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After extensive negotiations, the European Union reached a historic agreement to regulate artificial intelligence (AI), a milestone on the global technological scene. European Commissioner Thierry Breton, responsible for a series of laws on the continent, including those governing social media and search engines, announced the agreement, highlighting its historic character. This pact puts the European Union ahead of the United States and Brazil in the race to regulate AI and protect the public from risks associated with the technology.

Establishing rules to control the use of programs of this type is complex. AI has been incorporated into science, the financial system, security, health, education, advertising, and entertainment, most of the time without the user realizing it. Regulation in any country that proposes it must balance reducing the risks of misuse, avoiding discrimination against minority groups, and guaranteeing privacy and transparency for users.

Through Secretary of State for AI Carme Artigas, Spain played a tie-breaking role in the negotiations, with support from France and Germany, despite concerns from technology companies in those countries about lighter regulations to foster innovation.

An essential aspect of the agreement is the ban on real-time surveillance and biometric technologies, including emotional recognition, with specific exceptions. These technologies can only be used by the police in exceptional situations, such as terrorist threats, searching for victims, or investigating severe crimes.

The agreement is based on a risk classification system, where the strictest regulation applies to machines that pose the most significant risk to health, safety, and human rights. This new definition directly impacts models such as GPT-4 from OpenAI, which would be included in the highest-risk category.

The agreement also imposes significant obligations on AI services, including ground rules on disclosing data used to train machines. The European Parliament and the Commission have sought to ensure that the development of AI in Europe occurs human-centered, respecting fundamental rights and human values.

Brazil’s regulatory framework

Brazil was one of the pioneers in proposing the regulation of artificial intelligence. The Chamber of Deputies began discussing law in February 2020, even before ChatGPT shed light on the power of technology and the European Union started its internal debate. However, the country has failed to pass the legislation so far.

The discussions evolved with the intervention of a commission of jurists, which reformulated the original 2020 project. The Senate is deliberating on a new proposal, reported by Senator Eduardo Gomes (PL-TO).

However, the dynamism of innovation in artificial intelligence poses clear challenges to Brazilian legislators. Technological acceleration highlights the need for constant updates to legislation, and there is even room for an imaginative process of what could happen in a few years. Lawmakers need to consider that AI has opened a field of exponential evolution different from what was experienced with Moore’s Law. This concept establishes that the processing power of computers doubles every 18 months.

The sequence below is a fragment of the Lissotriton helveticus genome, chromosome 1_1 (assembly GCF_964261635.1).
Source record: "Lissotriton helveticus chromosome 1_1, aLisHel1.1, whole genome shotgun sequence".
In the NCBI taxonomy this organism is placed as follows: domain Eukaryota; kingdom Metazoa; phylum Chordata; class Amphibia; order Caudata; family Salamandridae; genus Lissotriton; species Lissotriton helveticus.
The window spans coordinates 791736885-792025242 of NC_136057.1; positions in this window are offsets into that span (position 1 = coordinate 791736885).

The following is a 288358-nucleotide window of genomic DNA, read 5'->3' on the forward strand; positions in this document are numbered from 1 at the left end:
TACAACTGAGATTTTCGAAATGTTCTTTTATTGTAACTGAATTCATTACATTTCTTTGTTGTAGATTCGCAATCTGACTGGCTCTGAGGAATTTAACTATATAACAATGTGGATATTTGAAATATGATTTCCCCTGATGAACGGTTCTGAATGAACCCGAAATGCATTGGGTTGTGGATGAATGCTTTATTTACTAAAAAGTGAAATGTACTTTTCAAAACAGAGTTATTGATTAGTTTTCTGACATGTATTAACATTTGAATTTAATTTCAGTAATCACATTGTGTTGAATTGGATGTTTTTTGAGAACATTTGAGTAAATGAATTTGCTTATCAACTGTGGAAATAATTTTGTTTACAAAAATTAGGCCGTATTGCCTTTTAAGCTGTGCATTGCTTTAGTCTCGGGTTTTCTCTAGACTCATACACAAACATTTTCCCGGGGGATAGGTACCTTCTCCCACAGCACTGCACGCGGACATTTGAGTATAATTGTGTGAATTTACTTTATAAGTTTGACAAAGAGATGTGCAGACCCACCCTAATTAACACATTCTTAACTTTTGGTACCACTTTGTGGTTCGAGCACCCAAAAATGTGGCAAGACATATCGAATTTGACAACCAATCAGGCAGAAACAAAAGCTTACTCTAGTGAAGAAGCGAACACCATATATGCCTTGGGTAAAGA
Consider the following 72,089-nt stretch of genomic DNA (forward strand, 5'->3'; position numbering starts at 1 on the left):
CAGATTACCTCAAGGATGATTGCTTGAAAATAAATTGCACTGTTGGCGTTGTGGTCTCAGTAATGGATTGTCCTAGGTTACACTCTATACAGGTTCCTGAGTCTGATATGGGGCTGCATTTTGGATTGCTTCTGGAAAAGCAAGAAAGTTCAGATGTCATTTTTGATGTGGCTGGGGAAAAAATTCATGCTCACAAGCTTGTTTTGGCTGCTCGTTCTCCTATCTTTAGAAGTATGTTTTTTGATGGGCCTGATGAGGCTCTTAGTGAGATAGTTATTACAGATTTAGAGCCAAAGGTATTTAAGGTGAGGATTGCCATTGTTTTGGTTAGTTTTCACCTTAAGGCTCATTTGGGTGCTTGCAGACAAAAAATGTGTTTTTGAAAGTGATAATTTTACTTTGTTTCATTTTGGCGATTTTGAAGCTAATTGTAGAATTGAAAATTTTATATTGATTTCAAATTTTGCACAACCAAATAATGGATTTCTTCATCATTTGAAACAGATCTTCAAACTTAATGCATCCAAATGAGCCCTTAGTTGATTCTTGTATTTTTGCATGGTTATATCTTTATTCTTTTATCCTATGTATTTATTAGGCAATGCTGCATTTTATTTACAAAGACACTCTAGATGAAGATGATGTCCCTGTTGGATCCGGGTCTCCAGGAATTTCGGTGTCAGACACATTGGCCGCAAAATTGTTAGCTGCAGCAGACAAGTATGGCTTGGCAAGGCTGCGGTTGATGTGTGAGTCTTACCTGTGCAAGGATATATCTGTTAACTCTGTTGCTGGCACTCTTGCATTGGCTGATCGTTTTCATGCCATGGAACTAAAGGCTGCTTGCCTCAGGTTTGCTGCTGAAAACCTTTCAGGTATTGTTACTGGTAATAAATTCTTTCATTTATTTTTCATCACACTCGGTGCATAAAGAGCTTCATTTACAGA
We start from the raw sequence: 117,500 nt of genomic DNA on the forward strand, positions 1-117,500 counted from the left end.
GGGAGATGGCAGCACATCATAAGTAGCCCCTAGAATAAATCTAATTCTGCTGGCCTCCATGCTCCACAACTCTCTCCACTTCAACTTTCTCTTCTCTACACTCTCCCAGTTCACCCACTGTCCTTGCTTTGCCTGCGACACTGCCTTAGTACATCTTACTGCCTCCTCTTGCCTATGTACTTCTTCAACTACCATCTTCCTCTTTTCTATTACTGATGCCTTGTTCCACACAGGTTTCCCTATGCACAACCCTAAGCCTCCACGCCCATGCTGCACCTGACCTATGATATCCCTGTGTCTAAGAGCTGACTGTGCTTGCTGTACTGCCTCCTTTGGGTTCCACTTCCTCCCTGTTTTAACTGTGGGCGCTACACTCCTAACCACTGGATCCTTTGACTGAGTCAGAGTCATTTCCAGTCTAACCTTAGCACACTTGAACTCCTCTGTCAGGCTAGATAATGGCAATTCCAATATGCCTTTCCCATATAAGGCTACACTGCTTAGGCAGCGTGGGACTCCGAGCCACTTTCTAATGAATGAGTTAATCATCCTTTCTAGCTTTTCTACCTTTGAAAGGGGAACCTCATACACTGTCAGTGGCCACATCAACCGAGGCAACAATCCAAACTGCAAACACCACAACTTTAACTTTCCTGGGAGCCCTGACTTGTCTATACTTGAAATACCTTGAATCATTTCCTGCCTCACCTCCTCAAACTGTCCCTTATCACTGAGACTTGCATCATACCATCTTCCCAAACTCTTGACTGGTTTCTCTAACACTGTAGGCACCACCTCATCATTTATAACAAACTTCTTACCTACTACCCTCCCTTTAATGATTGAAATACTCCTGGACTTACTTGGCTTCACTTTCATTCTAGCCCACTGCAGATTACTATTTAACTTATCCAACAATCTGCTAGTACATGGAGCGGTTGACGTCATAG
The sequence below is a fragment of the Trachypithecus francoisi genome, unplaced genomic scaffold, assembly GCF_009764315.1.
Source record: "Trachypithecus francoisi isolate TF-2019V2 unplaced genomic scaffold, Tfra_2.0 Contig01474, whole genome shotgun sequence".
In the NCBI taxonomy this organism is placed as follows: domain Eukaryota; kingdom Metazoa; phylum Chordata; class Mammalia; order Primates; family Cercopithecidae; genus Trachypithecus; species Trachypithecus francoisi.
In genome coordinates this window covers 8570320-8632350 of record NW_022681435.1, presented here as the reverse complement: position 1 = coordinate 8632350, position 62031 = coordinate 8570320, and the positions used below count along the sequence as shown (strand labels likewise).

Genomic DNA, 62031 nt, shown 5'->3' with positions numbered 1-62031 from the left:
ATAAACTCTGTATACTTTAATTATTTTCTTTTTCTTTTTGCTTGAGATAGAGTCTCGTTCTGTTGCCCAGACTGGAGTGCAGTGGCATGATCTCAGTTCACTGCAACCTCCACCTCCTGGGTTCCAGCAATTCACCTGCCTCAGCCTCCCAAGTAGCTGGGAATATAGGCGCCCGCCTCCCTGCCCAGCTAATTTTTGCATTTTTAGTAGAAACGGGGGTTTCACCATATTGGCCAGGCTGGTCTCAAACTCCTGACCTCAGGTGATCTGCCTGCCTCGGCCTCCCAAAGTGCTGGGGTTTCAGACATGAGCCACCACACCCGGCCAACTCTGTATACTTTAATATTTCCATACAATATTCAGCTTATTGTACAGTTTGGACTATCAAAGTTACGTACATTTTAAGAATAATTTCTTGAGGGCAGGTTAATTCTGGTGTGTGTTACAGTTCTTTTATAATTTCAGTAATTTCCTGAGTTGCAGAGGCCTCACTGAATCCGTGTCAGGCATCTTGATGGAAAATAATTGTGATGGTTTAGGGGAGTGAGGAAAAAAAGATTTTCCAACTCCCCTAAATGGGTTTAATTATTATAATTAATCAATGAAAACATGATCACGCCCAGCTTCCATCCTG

The proposal seeks a normative approach, establishing guidelines for various AI applications, from credit scoring to facial recognition in public security, the latter with a ban.

From a global perspective, Taiwan, starting its discussions in 2019, has not yet consolidated a regulatory framework. The island, home to TSMC, a world leader in the production of chips and semiconductors and a supplier to Nvidia, opted for laws to encourage technological development, exempting AI companies from specific regulations and taxes.

China is the only country with a regulatory framework on AI, implemented by its internet regulatory body and not via legislation. Based on studies by the Cyberspace Administration of China, its rules focus on AI platforms’ morality, ethics, transparency, and responsibility.

Countries like Chile, Colombia, Costa Rica, Israel, Mexico, Panama, the Philippines, and Thailand are also developing regulations.

The discussion about federal AI legislation in the United States is not yet a reality, with responsibility being delegated to the states. President Joe Biden brought together AI industry leaders in July to discuss technological security and reliability.

Globally, 21 countries have already implemented specific laws for AI, emphasizing Chile in combating AI fraud, Sweden in autonomous cars, and Spain against discriminatory bias. Additionally, 13 countries have jurisprudence related to AI, covering everything from copyright to privacy. Despite being a pioneer in the discussion, Brazil is still not among these nations.

Source: Exame